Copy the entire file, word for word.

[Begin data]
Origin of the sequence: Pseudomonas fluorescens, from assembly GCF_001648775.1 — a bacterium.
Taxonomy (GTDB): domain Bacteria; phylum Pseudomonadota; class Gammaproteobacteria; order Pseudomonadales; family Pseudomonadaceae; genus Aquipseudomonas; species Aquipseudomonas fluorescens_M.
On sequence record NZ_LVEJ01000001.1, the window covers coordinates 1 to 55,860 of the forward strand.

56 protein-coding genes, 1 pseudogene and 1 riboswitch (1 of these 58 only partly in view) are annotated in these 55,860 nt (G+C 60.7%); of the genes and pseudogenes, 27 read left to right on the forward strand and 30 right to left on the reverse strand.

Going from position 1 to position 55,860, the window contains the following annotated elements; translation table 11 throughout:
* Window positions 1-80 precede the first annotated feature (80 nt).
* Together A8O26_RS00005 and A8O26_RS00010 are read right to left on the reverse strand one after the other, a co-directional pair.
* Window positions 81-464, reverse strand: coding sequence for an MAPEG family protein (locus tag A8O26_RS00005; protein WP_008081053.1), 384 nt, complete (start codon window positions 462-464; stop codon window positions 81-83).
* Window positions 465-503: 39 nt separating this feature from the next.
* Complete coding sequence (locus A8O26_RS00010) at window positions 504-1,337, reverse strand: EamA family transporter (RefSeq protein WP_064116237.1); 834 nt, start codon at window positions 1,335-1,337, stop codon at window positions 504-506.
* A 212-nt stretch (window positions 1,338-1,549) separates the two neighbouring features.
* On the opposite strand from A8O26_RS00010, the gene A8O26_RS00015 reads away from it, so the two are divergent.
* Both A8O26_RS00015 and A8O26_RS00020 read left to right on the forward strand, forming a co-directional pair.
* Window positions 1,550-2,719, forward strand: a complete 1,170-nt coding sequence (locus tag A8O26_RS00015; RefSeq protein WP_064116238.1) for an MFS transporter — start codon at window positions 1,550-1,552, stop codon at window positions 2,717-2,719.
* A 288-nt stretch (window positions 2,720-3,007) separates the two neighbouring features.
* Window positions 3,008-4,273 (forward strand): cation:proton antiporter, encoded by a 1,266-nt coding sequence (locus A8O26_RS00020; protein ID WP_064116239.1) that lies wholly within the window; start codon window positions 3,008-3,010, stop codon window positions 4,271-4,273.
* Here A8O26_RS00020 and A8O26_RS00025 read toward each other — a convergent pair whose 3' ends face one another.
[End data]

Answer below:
Origin of the sequence: Pseudomonas fluorescens, from assembly GCF_001648775.1 — a bacterium.
Taxonomy (GTDB): domain Bacteria; phylum Pseudomonadota; class Gammaproteobacteria; order Pseudomonadales; family Pseudomonadaceae; genus Aquipseudomonas; species Aquipseudomonas fluorescens_M.
On sequence record NZ_LVEJ01000001.1, the window covers coordinates 1 to 55,860 of the forward strand.

56 protein-coding genes, 1 pseudogene and 1 riboswitch (1 of these 58 only partly in view) are annotated in these 55,860 nt (G+C 60.7%); of the genes and pseudogenes, 27 read left to right on the forward strand and 30 right to left on the reverse strand.

Going from position 1 to position 55,860, the window contains the following annotated elements; translation table 11 throughout:
* Window positions 1-80 precede the first annotated feature (80 nt).
* Together A8O26_RS00005 and A8O26_RS00010 are read right to left on the reverse strand one after the other, a co-directional pair.
* Window positions 81-464, reverse strand: coding sequence for an MAPEG family protein (locus tag A8O26_RS00005; protein WP_008081053.1), 384 nt, complete (start codon window positions 462-464; stop codon window positions 81-83).
* Window positions 465-503: 39 nt separating this feature from the next.
* Complete coding sequence (locus A8O26_RS00010) at window positions 504-1,337, reverse strand: EamA family transporter (RefSeq protein WP_064116237.1); 834 nt, start codon at window positions 1,335-1,337, stop codon at window positions 504-506.
* A 212-nt stretch (window positions 1,338-1,549) separates the two neighbouring features.
* On the opposite strand from A8O26_RS00010, the gene A8O26_RS00015 reads away from it, so the two are divergent.
* Both A8O26_RS00015 and A8O26_RS00020 read left to right on the forward strand, forming a co-directional pair.
* Window positions 1,550-2,719, forward strand: a complete 1,170-nt coding sequence (locus tag A8O26_RS00015; RefSeq protein WP_064116238.1) for an MFS transporter — start codon at window positions 1,550-1,552, stop codon at window positions 2,717-2,719.
* A 288-nt stretch (window positions 2,720-3,007) separates the two neighbouring features.
* Window positions 3,008-4,273 (forward strand): cation:proton antiporter, encoded by a 1,266-nt coding sequence (locus A8O26_RS00020; protein ID WP_064116239.1) that lies wholly within the window; start codon window positions 3,008-3,010, stop codon window positions 4,271-4,273.
* Here A8O26_RS00020 and A8O26_RS00025 read toward each other — a convergent pair whose 3' ends face one another.